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Marvel Pick Of The Week – April 29, 2015 [SPOILERS]


Pick Of The Week:

Silk 3, by Robbie Thompson and Stacey Lee

Silk is a character introduced in the early issues of Dan Slott’s latest Spider-Man relaunch, a classmate of Peter Parker’s who was bitten by the same radioactive spider he was but was kept hidden in a bunker for a decade. Cindy Moon eventually left the hideout and thoroughly charmed readers as she fought crime, helped defeat the bad guys in the Spider-Verse crossover, and had lots of (implied) sex with Peter. Her solo series has been a joy, accessibly written by Supernatural‘s Robbie Thompson and demonstrating Stacey Lee’s perfect action cartooning. In the first issue, Cindy Moon established her own identity with a job at a cable news channel, and in the second, she began investigating the disappearance of her family.

With the basic setup out of the way, issue three is the most straightforward superhero story this series has gotten, and it’s terrific. The first half of the book shows her fighting Dragonclaw, a flying costumed villain she calls “Puff the Jerk-Store Dragon.” Dodging his fire and rescuing herself from underneath a car leads to a flashback of her unhappy confinement in the bunker, and her loss of control in this section sets her apart from Spider-Gwen – both characters are charismatic and fun, but Gwen is more apt to flip around, dodge, and quip, while Cindy revels in her strength and web powers but is also barely holding back a decade of traumatic isolation.

The last few pages of the issue showcase the cat fight so powerfully depicted on that Dave Johnson cover. I love the Black Cat so much as Peter Parker’s edgy girlfriend, but her development into a criminal mastermind over the past two years has been a coherent and natural growth of a respected character. Though I’d love Silk to develop her own stable of nemeses, making Black Cat her Big Bad makes a lot of thematic sense. She got her powers from his spider, so it’s fair that she shares some of his antagonists. Both women have had intense affairs with Spider-Man, but neither is defined by this relationship, and they’re not fighting over him.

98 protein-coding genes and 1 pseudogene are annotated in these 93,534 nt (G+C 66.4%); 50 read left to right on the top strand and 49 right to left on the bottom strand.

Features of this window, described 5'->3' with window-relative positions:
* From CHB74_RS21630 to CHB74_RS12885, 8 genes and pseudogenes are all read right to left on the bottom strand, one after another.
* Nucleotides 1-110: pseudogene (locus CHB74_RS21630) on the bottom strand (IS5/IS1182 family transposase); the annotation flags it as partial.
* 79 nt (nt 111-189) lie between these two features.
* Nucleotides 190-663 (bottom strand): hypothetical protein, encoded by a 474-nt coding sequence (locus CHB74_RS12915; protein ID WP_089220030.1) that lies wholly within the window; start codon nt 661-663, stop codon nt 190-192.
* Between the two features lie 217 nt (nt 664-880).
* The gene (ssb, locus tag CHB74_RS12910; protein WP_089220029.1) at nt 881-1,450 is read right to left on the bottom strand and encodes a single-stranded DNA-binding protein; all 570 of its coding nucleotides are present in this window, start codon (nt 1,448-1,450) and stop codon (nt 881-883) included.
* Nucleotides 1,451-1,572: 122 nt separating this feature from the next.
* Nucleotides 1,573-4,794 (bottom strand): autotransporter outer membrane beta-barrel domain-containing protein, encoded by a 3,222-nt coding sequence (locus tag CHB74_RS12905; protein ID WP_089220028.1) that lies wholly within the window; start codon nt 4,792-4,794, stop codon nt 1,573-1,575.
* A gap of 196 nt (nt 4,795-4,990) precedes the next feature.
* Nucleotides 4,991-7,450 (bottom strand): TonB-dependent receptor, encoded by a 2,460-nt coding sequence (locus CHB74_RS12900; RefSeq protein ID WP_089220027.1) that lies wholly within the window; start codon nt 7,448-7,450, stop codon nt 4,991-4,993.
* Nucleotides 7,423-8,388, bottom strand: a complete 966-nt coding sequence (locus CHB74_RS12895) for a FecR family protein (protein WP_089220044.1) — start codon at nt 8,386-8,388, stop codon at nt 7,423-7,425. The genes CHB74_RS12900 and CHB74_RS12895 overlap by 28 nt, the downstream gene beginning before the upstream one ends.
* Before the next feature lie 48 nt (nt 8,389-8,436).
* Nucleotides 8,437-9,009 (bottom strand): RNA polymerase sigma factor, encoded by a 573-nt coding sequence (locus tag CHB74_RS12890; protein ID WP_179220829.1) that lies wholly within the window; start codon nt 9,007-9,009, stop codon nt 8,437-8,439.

This is a great book for fans of Spider-Man, but if you’re not one of his fans, this is still an accessible, bright, engaging title employing a fun new character in traditional superheroics.

Honorable Mentions:

Daredevil 15, because every great Daredevil writer ends up burning Matt Murdock’s life to the ground, and because Mark Waid has resisted it so long, when he pulls the trigger this issue, it hurts so much.

Spider-Man And The X-Men 6, because even though Spider-Man’s announcement is a wildly wishful overread of Storm’s comment, I think he’s as cool as Wolverine.

Secret Avengers 15, because in a book that has consistently tickled me with its commitment to absurd and surreal moments, I have yet to see anything as good as a sentient bomb singing a Fiona Apple song to encourage itself.

Also, this is EXACTLY how I would take notes if I got to interrogate Spider-Woman.

Superior Iron Man 8, because this is the kind of foul, disgusting, grand-scale corruption that – who am I kidding, I VOLUNTEER! Never change back, sexy hedonist inverted Tony!

X-Men 26, because Storm, the master tactician, has a backup plan for when she has too many FEELS and I love her for it. I keep the same backup plan in the top drawer of my office file cabinet.

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